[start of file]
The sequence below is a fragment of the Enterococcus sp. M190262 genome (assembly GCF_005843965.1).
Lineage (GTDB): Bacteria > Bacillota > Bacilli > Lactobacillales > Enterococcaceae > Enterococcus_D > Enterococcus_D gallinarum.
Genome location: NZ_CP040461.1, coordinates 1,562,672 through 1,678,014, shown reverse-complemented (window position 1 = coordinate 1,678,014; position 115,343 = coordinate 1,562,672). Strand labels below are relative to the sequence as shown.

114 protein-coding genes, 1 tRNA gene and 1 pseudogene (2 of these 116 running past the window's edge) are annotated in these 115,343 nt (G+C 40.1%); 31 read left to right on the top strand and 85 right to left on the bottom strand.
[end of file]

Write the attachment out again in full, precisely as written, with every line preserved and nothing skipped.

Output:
The sequence below is a fragment of the Enterococcus sp. M190262 genome (assembly GCF_005843965.1).
Lineage (GTDB): Bacteria > Bacillota > Bacilli > Lactobacillales > Enterococcaceae > Enterococcus_D > Enterococcus_D gallinarum.
Genome location: NZ_CP040461.1, coordinates 1,562,672 through 1,678,014, shown reverse-complemented (window position 1 = coordinate 1,678,014; position 115,343 = coordinate 1,562,672). Strand labels below are relative to the sequence as shown.

114 protein-coding genes, 1 tRNA gene and 1 pseudogene (2 of these 116 running past the window's edge) are annotated in these 115,343 nt (G+C 40.1%); 31 read left to right on the top strand and 85 right to left on the bottom strand.